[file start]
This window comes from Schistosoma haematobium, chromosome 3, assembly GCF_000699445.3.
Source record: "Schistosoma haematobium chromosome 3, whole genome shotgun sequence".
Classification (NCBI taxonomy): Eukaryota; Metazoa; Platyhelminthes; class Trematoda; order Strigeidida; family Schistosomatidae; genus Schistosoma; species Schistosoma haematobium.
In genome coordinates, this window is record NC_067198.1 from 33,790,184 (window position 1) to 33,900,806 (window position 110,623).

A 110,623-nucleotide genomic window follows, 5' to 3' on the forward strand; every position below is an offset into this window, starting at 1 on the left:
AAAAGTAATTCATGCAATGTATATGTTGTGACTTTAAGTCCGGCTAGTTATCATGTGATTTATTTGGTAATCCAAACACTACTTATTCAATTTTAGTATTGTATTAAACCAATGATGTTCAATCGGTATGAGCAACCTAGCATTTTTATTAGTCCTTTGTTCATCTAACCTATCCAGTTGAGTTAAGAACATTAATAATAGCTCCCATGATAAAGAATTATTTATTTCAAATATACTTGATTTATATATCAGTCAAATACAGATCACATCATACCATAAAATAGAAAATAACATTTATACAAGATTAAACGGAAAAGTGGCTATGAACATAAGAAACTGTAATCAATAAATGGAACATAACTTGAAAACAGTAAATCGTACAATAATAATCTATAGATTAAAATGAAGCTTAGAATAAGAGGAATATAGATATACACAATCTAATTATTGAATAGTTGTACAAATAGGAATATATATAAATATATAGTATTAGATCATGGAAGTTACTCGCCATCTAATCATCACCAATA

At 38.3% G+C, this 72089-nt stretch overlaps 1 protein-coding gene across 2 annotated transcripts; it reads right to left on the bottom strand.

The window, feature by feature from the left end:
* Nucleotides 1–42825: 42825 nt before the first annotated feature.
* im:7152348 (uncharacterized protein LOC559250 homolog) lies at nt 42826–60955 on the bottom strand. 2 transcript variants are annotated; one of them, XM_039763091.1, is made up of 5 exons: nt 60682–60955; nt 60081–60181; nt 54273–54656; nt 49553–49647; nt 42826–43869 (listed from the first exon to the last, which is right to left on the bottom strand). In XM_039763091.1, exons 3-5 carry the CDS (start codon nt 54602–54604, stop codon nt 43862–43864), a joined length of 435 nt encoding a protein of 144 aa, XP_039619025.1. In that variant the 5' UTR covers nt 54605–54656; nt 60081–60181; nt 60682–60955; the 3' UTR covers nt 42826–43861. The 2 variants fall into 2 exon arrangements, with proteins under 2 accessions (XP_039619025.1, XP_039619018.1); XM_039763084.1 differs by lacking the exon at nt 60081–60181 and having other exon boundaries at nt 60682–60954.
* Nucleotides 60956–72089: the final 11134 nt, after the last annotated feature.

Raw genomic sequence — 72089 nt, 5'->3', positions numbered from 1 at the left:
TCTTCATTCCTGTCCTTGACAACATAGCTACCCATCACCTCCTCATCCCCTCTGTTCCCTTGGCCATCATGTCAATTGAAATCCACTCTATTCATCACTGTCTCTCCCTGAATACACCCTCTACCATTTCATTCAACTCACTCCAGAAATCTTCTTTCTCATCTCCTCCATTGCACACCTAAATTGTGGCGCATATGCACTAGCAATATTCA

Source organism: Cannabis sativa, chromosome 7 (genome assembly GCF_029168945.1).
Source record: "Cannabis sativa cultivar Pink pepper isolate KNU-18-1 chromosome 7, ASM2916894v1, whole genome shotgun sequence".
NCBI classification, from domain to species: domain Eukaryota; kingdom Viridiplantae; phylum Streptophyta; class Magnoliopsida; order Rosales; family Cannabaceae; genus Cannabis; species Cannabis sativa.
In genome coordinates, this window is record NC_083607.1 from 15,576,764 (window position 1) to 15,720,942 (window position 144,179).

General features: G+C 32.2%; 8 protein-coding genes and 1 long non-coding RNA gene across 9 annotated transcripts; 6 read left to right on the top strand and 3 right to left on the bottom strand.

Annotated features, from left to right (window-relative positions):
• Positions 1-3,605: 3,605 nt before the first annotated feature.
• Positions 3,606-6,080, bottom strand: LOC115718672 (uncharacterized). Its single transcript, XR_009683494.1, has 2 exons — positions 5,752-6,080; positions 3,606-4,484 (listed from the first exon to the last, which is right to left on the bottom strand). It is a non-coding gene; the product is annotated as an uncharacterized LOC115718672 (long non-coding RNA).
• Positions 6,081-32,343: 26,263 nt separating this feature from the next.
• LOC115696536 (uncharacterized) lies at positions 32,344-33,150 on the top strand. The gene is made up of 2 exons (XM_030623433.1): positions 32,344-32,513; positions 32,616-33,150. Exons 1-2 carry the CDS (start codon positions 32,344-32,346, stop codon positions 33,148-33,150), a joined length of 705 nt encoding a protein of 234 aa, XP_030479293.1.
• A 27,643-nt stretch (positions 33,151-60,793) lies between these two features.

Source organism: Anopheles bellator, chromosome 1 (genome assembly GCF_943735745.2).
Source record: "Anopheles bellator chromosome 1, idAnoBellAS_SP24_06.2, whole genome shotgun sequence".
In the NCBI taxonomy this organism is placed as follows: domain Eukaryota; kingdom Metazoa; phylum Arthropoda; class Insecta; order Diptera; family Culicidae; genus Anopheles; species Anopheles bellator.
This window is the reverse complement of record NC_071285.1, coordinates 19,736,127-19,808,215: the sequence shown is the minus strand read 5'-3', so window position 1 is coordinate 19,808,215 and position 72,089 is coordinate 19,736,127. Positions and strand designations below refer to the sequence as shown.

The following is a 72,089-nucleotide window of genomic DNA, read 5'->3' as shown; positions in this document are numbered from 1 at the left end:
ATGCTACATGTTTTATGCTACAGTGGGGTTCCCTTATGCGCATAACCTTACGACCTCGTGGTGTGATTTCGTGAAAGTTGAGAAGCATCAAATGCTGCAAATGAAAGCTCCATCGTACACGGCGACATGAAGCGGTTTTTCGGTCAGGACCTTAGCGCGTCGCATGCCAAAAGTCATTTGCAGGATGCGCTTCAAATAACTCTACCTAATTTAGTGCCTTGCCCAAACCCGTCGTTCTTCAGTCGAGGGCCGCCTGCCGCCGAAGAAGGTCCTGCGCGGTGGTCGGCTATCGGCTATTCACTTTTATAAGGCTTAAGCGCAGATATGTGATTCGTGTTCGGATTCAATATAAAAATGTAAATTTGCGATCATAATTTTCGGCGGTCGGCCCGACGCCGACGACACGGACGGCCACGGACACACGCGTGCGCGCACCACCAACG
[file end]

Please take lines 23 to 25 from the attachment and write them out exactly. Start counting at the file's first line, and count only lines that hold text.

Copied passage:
• LOC115696536 (uncharacterized) lies at positions 32,344-33,150 on the top strand. The gene is made up of 2 exons (XM_030623433.1): positions 32,344-32,513; positions 32,616-33,150. Exons 1-2 carry the CDS (start codon positions 32,344-32,346, stop codon positions 33,148-33,150), a joined length of 705 nt encoding a protein of 234 aa, XP_030479293.1.
• A 27,643-nt stretch (positions 33,151-60,793) lies between these two features.

Source organism: Anopheles bellator, chromosome 1 (genome assembly GCF_943735745.2).